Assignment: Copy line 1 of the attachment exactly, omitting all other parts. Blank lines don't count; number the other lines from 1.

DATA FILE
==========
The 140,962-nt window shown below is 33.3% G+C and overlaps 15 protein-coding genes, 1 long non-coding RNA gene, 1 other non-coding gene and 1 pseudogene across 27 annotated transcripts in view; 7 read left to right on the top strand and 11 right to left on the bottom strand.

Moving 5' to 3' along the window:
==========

The 140,962-nt window shown below is 33.3% G+C and overlaps 15 protein-coding genes, 1 long non-coding RNA gene, 1 other non-coding gene and 1 pseudogene across 27 annotated transcripts in view; 7 read left to right on the top strand and 11 right to left on the bottom strand.